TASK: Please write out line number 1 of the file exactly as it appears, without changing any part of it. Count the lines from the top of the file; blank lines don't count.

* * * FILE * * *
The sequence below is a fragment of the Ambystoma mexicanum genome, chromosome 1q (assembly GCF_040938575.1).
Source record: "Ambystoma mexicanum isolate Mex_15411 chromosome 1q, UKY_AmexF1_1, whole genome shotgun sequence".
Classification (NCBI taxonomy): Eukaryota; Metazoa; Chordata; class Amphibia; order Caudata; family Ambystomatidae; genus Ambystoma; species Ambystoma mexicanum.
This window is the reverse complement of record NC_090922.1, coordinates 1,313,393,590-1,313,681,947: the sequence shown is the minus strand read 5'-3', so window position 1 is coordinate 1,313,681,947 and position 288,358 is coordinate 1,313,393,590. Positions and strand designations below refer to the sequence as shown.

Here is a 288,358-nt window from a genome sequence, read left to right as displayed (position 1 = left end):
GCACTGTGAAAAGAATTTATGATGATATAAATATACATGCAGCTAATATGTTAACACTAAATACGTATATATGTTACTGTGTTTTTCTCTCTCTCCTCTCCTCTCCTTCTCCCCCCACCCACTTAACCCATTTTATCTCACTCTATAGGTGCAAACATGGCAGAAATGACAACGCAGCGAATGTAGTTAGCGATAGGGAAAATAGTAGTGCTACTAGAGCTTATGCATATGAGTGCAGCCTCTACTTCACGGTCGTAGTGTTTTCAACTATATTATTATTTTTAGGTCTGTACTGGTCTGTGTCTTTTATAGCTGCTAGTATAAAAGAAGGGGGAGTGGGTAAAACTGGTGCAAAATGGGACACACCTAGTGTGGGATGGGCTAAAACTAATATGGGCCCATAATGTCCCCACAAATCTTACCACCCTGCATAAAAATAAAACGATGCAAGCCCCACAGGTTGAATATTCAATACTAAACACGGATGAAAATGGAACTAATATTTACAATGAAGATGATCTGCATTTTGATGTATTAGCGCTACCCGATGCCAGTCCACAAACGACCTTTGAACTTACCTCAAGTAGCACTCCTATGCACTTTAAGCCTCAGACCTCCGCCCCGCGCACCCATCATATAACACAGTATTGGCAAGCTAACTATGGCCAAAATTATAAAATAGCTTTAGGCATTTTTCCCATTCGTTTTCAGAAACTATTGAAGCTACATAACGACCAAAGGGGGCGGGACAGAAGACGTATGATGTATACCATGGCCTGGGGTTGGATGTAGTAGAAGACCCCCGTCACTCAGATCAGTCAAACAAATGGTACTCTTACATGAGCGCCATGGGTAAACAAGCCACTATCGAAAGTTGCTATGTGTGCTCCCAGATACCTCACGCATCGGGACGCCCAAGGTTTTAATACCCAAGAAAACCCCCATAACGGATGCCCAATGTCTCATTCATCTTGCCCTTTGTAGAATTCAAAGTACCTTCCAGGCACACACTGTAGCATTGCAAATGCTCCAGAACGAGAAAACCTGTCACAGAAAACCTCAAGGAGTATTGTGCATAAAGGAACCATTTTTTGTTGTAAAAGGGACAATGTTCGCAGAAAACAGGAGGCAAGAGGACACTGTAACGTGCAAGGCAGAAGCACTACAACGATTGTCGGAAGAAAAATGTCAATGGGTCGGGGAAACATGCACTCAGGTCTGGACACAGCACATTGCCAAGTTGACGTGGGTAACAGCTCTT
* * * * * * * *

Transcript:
The sequence below is a fragment of the Ambystoma mexicanum genome, chromosome 1q (assembly GCF_040938575.1).